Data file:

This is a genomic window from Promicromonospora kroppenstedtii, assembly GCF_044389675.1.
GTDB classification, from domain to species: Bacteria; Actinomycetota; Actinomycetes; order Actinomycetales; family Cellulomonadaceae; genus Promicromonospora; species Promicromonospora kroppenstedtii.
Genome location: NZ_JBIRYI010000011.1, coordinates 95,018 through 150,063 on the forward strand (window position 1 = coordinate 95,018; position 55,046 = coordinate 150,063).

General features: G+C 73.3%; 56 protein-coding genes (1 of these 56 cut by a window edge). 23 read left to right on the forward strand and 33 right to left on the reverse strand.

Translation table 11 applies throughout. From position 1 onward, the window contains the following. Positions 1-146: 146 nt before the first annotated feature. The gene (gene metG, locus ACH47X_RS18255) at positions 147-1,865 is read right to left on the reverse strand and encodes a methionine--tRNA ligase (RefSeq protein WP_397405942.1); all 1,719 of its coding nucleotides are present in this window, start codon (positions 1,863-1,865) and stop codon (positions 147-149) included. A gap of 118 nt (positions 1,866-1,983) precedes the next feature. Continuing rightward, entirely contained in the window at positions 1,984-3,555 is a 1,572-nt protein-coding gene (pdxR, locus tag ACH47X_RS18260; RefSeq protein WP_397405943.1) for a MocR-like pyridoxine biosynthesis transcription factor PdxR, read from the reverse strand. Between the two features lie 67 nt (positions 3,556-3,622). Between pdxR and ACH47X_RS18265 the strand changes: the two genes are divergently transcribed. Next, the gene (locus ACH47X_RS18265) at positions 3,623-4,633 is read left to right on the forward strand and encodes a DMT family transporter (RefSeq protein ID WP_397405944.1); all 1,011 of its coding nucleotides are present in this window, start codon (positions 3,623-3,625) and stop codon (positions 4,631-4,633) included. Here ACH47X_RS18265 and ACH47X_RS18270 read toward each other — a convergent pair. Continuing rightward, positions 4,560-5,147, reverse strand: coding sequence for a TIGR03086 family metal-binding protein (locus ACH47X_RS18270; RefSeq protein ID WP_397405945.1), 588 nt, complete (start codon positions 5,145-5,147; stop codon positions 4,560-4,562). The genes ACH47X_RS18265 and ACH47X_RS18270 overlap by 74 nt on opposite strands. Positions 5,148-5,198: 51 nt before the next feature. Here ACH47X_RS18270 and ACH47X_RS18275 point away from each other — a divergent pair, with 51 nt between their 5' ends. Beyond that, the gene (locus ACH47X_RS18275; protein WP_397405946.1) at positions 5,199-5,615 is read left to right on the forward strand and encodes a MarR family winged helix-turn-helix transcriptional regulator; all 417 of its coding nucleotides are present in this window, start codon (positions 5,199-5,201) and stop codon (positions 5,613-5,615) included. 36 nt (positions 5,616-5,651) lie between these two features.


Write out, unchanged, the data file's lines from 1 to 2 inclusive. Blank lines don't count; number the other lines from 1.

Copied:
This is a genomic window from Promicromonospora kroppenstedtii, assembly GCF_044389675.1.
GTDB classification, from domain to species: Bacteria; Actinomycetota; Actinomycetes; order Actinomycetales; family Cellulomonadaceae; genus Promicromonospora; species Promicromonospora kroppenstedtii.